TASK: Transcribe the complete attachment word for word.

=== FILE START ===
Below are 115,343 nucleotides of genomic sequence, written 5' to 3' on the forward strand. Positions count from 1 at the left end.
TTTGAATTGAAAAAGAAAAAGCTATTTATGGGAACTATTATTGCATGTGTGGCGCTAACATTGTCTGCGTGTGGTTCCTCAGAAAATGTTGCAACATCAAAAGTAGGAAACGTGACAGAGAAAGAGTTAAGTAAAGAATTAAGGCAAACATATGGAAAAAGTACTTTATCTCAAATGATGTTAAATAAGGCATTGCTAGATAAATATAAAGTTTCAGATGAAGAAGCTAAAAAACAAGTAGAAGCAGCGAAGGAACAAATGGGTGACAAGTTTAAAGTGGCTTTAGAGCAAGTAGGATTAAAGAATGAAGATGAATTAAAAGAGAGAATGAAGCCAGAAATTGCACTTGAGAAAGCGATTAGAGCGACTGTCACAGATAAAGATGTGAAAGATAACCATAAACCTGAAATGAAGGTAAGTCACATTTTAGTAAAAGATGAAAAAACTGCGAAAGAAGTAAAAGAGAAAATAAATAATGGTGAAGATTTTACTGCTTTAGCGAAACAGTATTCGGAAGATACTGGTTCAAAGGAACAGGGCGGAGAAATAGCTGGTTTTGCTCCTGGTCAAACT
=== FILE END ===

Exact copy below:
Below are 115,343 nucleotides of genomic sequence, written 5' to 3' on the forward strand. Positions count from 1 at the left end.
TTTGAATTGAAAAAGAAAAAGCTATTTATGGGAACTATTATTGCATGTGTGGCGCTAACATTGTCTGCGTGTGGTTCCTCAGAAAATGTTGCAACATCAAAAGTAGGAAACGTGACAGAGAAAGAGTTAAGTAAAGAATTAAGGCAAACATATGGAAAAAGTACTTTATCTCAAATGATGTTAAATAAGGCATTGCTAGATAAATATAAAGTTTCAGATGAAGAAGCTAAAAAACAAGTAGAAGCAGCGAAGGAACAAATGGGTGACAAGTTTAAAGTGGCTTTAGAGCAAGTAGGATTAAAGAATGAAGATGAATTAAAAGAGAGAATGAAGCCAGAAATTGCACTTGAGAAAGCGATTAGAGCGACTGTCACAGATAAAGATGTGAAAGATAACCATAAACCTGAAATGAAGGTAAGTCACATTTTAGTAAAAGATGAAAAAACTGCGAAAGAAGTAAAAGAGAAAATAAATAATGGTGAAGATTTTACTGCTTTAGCGAAACAGTATTCGGAAGATACTGGTTCAAAGGAACAGGGCGGAGAAATAGCTGGTTTTGCTCCTGGTCAAACT